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Care Manager vs Case Manager: How They Compare

Feb 22, 2023
Reviewed by Kimberly Kelly-Cortez (Ph.D., M.S.Ed, MBA, CNE, NPD-BC), Senior Associate Dean and Director of Programs-Health, Leavitt School of Health.

The healthcare industry demands extensive planning and coordination in order for large groups of patients to receive quality treatment. Care and case management professionals each play an important role in this effort by mapping out treatment plans for patients effectively and creatively. While their jobs overlap, there are some important distinctions that make each unique. In general, care managers tend to focus more on the medical aspects of a patient's care, while case managers typically work with clients on a broader range of issues. This article will explore the major differences between care and case managers so that you can make an informed decision on which healthcare career to pursue.  

What is a Care Manager?

Care managers work collaboratively with physicians, nurses, social workers, therapists, and other healthcare professionals to provide comprehensive care coordination. They may also serve as advocates for patients, helping them to navigate the healthcare system and access necessary services and resources.

The main goal of care management is to ensure that patients receive high-quality care and that their needs are met. Care managers assess patients' physical, psychological, and social needs, develop care plans, coordinate services and resources, monitor patient progress, and provide education and support to patients and their families. 

What is a Case Manager?

A case manager coordinates the overall care of patients by following the protocols and policies of the healthcare provider. As most of their work is administrative, these healthcare professionals usually work in an office setting and process requests and approvals for various programs with treatment.

In healthcare settings, case management focuses on coordinating care and support services for patients with chronic conditions, such as diabetes or heart disease. They work with physicians, nurses, social workers, and other healthcare professionals to develop comprehensive care plans, coordinate with patients’ Medicare and insurance, and ensure that patients receive necessary medical treatment and social support. 

In social services or insurance settings, case managers help clients access community resources like housing, food assistance, or legal aid. They also help clients navigate complex systems such as health insurance or legal processes.

Differences: Care Manager vs. Case Manager

While care managers and case managers have overlapping day-to-day responsibilities, there are some important differences in their work that make these careers unique. Here are some key distinctions between care managers and case managers:

  1. Focus: Care managers primarily focus on managing medical care and treatment, while case managers focus on coordinating services and resources for clients with complex needs.
  2. Setting: Care managers typically work in healthcare settings such as hospitals, clinics, or long-term care facilities, while case managers usually work in offices in fields such as healthcare, social services, and insurance.
  3. Client population: Care managers generally work with patients who have medical conditions, while case managers work with clients who have complex needs that may include medical, social, psychological, and legal issues.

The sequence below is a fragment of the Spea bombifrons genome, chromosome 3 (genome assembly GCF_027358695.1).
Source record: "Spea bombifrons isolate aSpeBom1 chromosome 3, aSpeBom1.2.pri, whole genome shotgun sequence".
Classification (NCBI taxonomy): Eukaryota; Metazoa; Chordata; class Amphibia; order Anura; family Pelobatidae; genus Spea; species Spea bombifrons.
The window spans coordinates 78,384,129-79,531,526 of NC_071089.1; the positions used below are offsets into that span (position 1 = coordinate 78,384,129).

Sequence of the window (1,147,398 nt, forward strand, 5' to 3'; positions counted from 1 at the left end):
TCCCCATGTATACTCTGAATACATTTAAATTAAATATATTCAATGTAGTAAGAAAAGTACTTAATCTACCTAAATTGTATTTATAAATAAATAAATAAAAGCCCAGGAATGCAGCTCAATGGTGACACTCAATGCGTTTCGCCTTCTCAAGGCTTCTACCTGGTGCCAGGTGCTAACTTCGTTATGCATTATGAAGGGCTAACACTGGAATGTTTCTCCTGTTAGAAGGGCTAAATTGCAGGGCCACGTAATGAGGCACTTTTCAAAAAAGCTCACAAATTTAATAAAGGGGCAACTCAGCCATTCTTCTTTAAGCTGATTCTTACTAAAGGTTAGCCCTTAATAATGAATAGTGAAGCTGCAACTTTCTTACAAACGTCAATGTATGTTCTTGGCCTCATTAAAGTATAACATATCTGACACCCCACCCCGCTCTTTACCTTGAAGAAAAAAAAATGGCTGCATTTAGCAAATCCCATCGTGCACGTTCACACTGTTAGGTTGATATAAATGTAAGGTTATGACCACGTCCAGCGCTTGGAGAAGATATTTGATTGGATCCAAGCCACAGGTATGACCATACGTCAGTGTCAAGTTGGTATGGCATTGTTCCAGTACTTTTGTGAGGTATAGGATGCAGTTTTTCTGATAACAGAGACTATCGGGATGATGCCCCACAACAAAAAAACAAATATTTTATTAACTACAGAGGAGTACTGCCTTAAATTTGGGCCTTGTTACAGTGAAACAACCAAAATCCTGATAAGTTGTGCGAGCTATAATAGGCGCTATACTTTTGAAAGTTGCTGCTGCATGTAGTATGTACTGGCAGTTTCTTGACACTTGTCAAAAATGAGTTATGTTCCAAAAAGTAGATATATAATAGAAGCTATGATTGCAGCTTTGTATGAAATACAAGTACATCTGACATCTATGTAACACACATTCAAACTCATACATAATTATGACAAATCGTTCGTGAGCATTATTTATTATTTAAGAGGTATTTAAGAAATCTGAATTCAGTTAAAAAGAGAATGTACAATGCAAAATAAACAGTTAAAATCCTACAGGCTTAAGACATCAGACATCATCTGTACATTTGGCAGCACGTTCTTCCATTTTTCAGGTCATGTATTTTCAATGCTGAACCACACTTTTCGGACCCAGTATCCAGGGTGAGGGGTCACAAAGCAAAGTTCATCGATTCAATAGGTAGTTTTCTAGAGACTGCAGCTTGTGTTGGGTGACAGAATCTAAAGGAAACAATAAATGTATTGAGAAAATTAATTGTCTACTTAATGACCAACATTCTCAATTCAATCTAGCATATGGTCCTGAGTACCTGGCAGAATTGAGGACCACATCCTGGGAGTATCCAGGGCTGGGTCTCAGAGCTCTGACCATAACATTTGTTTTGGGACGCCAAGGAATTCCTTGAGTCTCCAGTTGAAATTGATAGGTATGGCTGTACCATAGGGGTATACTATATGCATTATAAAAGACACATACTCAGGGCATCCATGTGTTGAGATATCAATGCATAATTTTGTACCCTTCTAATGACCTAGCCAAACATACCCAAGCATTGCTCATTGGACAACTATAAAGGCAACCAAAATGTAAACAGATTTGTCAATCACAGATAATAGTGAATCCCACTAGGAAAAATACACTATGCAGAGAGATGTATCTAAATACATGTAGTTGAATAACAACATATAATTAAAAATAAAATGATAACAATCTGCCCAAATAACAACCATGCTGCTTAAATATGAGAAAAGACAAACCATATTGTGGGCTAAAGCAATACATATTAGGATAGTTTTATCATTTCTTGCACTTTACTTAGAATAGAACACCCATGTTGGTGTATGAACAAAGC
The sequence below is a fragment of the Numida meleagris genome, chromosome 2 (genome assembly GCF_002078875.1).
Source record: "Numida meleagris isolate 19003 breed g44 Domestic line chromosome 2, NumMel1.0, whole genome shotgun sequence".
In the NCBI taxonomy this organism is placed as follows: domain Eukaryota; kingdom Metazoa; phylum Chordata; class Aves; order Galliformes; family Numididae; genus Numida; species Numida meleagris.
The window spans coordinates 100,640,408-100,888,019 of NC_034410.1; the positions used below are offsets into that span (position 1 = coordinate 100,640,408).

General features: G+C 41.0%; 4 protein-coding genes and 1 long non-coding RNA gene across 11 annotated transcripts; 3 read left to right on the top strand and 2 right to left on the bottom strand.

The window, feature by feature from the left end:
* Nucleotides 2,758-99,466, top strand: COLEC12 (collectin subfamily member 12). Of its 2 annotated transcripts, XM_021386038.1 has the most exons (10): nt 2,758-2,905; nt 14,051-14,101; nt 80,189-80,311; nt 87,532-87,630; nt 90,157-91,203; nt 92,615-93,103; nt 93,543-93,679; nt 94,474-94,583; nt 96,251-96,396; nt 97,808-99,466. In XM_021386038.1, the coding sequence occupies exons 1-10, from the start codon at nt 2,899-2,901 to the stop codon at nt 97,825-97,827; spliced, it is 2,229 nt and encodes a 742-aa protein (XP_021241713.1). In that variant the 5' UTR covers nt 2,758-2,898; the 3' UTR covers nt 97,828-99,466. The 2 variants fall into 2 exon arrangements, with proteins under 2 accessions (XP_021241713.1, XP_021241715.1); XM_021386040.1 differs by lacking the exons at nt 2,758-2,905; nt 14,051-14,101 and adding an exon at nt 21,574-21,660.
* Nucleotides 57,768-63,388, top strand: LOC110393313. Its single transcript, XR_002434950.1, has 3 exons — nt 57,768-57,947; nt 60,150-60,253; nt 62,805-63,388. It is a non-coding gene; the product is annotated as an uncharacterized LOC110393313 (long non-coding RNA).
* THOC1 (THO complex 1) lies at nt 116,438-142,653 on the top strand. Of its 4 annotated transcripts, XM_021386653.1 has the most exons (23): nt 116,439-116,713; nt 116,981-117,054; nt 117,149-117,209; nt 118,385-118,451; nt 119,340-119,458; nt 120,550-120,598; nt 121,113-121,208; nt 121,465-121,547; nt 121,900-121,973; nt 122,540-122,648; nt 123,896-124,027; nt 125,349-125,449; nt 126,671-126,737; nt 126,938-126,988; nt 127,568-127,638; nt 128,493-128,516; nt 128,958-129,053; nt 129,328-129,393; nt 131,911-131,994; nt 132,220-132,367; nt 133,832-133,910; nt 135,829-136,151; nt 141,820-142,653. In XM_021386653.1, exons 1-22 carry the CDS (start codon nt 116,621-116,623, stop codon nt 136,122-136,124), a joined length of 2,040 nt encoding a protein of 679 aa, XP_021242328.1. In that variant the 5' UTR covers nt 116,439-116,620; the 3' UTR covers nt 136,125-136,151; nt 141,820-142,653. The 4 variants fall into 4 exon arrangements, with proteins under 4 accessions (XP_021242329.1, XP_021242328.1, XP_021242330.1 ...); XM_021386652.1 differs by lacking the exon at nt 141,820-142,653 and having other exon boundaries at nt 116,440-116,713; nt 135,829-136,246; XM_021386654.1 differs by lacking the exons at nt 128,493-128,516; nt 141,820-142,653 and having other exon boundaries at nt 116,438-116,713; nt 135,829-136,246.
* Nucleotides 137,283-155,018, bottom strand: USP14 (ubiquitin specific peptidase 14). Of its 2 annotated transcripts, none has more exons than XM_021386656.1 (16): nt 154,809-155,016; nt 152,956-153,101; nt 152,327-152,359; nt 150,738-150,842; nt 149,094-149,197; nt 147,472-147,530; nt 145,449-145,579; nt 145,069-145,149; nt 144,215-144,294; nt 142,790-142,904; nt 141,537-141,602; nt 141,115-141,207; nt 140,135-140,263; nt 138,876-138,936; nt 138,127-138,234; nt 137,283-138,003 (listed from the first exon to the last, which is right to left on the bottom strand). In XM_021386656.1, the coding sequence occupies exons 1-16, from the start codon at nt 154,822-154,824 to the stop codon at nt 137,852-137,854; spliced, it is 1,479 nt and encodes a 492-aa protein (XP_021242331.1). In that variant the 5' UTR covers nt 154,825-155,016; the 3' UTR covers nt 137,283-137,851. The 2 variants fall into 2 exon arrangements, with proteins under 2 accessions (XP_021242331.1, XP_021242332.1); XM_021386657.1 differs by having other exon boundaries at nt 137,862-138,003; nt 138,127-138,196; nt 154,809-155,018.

4. Role: Care managers focus on ensuring that patients receive high-quality care and that their needs are met, while case managers focus on advocating for clients, coordinating services and resources, and helping clients navigate the complex healthcare system.
  5. Education and training: Care managers typically have a background in nursing or other healthcare fields, while case managers usually come from social work, psychology, or other related fields.
  6. Responsibilities: Care managers are responsible for assessing patients' physical, psychological, and social needs, developing care plans, coordinating services and resources, monitoring patient progress, and providing education and support to patients and their families. Case managers are responsible for evaluating clients' care needs, coordinating services and resources, advocating for clients, and helping clients navigate complex systems.

It's important to note that the specific roles and responsibilities of care managers and case managers can vary depending on the setting and the organization.

Advance in Healthcare through WGU

If you’re ready to start a career in healthcare, whether you’re interested in a case management or care management program, start by checking out the relevant degrees at WGU. There are several reasons why WGU is a great place to earn your degree:

  • We offer a competency-based education model, which allows you to move through your coursework at your own pace. The faster you demonstrate mastery of the material, the faster you can earn your degree. 
  • The tuition is much more affordable than traditional options. WGU’s low, flat-rate tuition is designed to create a cost-effective education, because we believe that the financial burden of college should not stop aspiring professionals from reaching their career goals. 
  • WGU is an accredited institution, which means our healthcare degree programs meet rigorous academic standards.  
  • Our flexible degree programs consist of courses that can be accessed at the convenience of the students. There are no in-person classes or strict deadlines, so you can finish your coursework when it works for your life and schedule.

WGU's healthcare degree programs provide affordability, flexibility, and academic rigor, making them an excellent choice for students who are seeking a future career as care givers in case or care management.

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